51 Sleepless Nights by Tobias Wade is a remarkable collection of short stories about what the author describes as demons, the undead, paranormal, psychopaths, spirits, aliens, and a few mysteries thrown in. That variety is what makes the collection remarkable. As I read through the stories, I looked for instances of similarities between the selections. I couldn’t find any. Which means the reader can look forward to 51 different themes. This amount of creativity is something I rarely see in literature; I see it more in stand-up comedic or political commentary.
There are several mysteries in this novel. They are set in the context of a serial killer’s exploits. Why does he kill? How does he choose his victims? The answer to the second question is of interest to the police, especially since it seems he initially committed three murders, then quit for sixteen years but now is back. The answer to the first question is more of interest to the psychiatrist but to find a true answer we have to talk to the killer. Detective Thomas Flagg is willing to talk to the killer; he has been waiting sixteen years to do so. His wife was the killer’s first victim. The only witness to the kidnapping that preceded his wife’s killing was his then two-year-old daughter Harper. She is older now and it seems the killer has come back and is looking for Harper. Detective Flagg does not intend to lose a second woman to the maniac.
Hidden in the Dark by Alyson Larrabee is a 320 page thriller. I nominated this book through the Kindle Scout program, it was accepted for publication, and I got a free advanced copy which looks as if it is treated as a verified purchase by Amazon. I think it is important for authors to get reviews on Amazon that are verified purchases. This is just one of the myriad administrative things that have not spurred my curiosity to further investigate. I just like to read books.
One of the first things a reader might note in You by Caroline Kepnes is the cover endorsement by Stephen King. It is a very strong endorsement; it is not on the back cover or in the first few pages preceding a table of contents; no, there it is on the front cover as it serves up a very strong endorsement of the talent of Kepnes. I kept this in mind as I read and found the endorsement, unlike many, to be completely appropriate even without the many references that Kepnes makes to King throughout the novel. By themselves, these references are clever and fun.
Execution Is Everything by Nick Warren surprised me with how clever it is with surprising twists that might leave the reader confused until page 144 (the last page). And it is free for purchase on Amazon as of the date of this review. It is free for purchase, NOT through Kindle Unlimited. At the end of the novel, Warren describes how and why he wrote this novel and mentions how he decided to follow up his characters with second and third novels that together have 110 000 additional words. Follow the provided link and get both of those books for free up to July 17, 2017. The link will download all three novels. After reading the first one, this was a deal I did not want to pass up.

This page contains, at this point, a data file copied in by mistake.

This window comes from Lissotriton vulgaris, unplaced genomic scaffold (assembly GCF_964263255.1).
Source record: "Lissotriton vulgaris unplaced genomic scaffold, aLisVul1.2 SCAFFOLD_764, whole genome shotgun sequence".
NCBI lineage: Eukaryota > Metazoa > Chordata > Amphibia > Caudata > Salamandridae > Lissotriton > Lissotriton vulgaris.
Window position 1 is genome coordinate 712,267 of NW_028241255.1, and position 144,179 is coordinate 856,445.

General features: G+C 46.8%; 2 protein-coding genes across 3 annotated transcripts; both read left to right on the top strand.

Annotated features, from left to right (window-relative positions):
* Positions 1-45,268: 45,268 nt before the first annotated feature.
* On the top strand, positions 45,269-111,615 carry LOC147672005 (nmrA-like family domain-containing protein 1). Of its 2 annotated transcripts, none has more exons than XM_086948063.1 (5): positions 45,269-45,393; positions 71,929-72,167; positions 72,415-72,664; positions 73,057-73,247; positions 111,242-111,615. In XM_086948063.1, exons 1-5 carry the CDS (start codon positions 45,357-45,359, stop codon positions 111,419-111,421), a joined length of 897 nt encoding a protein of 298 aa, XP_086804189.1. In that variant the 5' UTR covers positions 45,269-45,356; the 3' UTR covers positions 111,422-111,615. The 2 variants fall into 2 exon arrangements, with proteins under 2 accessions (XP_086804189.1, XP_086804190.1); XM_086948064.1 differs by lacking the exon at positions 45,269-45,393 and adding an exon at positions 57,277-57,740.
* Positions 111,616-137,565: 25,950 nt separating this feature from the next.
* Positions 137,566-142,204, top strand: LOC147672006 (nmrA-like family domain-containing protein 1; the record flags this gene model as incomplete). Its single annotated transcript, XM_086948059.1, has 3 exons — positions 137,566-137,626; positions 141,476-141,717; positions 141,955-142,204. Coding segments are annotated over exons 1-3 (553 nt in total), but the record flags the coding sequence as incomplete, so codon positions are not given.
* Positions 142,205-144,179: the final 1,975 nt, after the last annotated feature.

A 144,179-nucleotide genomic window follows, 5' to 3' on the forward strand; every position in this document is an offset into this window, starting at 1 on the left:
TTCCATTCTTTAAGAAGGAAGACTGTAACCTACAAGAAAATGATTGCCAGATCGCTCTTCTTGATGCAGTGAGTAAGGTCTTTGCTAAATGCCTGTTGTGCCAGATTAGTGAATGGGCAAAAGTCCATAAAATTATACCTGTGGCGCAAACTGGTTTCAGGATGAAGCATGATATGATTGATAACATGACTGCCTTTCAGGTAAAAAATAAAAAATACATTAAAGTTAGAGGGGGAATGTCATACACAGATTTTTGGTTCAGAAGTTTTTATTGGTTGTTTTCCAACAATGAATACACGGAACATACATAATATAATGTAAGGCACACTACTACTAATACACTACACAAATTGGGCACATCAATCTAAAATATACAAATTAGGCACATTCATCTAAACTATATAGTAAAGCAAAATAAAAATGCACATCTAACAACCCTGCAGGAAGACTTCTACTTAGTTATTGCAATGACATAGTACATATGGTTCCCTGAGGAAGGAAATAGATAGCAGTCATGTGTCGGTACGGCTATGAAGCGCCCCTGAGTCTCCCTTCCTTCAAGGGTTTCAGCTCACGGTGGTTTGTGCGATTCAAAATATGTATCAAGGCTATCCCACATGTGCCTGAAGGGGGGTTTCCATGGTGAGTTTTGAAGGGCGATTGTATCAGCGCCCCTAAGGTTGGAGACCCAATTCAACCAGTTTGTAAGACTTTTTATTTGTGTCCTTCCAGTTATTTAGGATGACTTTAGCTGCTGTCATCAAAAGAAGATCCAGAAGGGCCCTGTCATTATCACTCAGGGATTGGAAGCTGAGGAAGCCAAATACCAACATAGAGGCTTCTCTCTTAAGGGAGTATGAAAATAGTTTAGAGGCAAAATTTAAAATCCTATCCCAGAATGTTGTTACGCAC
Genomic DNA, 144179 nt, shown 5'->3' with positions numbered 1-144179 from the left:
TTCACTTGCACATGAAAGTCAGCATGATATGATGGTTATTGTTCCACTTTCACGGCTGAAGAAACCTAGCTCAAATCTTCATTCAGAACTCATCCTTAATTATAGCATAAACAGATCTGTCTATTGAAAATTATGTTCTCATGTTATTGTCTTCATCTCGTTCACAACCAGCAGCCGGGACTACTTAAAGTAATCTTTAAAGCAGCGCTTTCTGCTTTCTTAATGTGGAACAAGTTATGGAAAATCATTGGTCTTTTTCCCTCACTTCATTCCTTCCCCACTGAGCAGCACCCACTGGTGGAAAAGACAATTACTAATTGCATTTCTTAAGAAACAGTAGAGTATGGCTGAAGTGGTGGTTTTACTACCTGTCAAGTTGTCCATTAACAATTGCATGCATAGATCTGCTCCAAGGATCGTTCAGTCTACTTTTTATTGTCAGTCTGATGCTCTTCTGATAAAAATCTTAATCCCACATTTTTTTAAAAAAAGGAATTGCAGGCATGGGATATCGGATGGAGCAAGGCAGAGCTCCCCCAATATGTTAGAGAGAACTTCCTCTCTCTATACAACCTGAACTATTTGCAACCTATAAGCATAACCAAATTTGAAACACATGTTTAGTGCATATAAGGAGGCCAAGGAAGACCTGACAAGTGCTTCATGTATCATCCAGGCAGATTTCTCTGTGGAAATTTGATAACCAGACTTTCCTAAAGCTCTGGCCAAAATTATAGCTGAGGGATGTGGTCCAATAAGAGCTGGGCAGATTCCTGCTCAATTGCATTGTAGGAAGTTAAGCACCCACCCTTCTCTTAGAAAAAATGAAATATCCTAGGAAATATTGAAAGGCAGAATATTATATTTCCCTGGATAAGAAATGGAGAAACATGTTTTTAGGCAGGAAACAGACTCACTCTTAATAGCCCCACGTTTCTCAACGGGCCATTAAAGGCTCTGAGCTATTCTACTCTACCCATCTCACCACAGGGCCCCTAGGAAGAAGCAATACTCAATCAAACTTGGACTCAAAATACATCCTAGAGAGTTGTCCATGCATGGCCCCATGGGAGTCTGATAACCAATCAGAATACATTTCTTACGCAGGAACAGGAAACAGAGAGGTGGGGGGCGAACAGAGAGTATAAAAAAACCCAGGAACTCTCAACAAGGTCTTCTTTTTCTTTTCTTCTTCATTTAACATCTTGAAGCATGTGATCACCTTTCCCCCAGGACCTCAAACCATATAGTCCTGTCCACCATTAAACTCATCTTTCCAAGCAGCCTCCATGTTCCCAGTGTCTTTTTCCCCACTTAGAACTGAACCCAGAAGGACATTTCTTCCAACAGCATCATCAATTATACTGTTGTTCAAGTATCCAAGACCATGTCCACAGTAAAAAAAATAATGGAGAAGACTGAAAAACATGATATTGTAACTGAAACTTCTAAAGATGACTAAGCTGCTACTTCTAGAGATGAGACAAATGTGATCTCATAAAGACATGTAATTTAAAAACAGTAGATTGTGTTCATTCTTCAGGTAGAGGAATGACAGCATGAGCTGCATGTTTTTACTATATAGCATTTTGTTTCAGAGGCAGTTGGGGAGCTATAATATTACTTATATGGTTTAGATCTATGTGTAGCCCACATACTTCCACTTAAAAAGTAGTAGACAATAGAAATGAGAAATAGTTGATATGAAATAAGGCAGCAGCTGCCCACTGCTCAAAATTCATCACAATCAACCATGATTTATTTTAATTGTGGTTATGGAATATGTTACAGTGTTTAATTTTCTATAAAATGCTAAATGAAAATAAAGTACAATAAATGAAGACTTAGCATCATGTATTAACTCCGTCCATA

WARNING: SPOILER ALERT I get dangerously close to a spoiler here but the temptation was just too much and I believe it is vague and hidden. Readers will have to read the entire novel to figure out what I mean so I don’t consider it a spoiler.
A psychological thriller of 312 pages, The Method by Duncan Ralston is available through Kindle Unlimited for free reading. I nominated this book for selection through the Kindle Scout Program. The novel was selected so I received it at no cost and it appears on the Amazon site as a verified purchase. And then there is the remaining option of purchasing it for USD 2.99. It is a clever story with lots of twists and turns revealed through the muddled minds and thinking of the characters. The reader is invited to go along and try to keep up. It is a quick, one session reading experience with almost no sex BUT lots of physical violence. And readers can argue over the definitions of mental agony Frank and Linda encounter.
The Neighbors by Ania Ahlborn is a character driven psychological work of fiction in which almost every character mentioned is either broken already or twisted en route to broken. The reader may finish the book hoping to never meet such a weird group in real life. It will probably be difficult for a reader to not have sympathy for almost all characters, even the deeply multi-flawed Harlow. Ahlborn has kept language very restrained to describe relationships that would make Freud sit up and take notice. Harlow’s methods of unfriending her “boys” can come across as gruesome but the descriptive language is inoffensive.
Dead Souls by J. Lincoln Fenn is an almost light-hearted look at a deadly serious subject: the existence or non-existence of the soul. Fiona is a non-believer in just about everything. That includes the idea that she has a soul. So if someone wants to buy it, why not? In exchange for the thing she wants most in the world she must pay with a FAVOR. The favor is unspecified. When she will have to perform the favor is unspecified. No matter what the favor is, she must fulfill the requirements and do what is asked. Only then will she be permitted to die. True, going to hell is a negative but in return, she will get exactly what she asked for, no more, no less.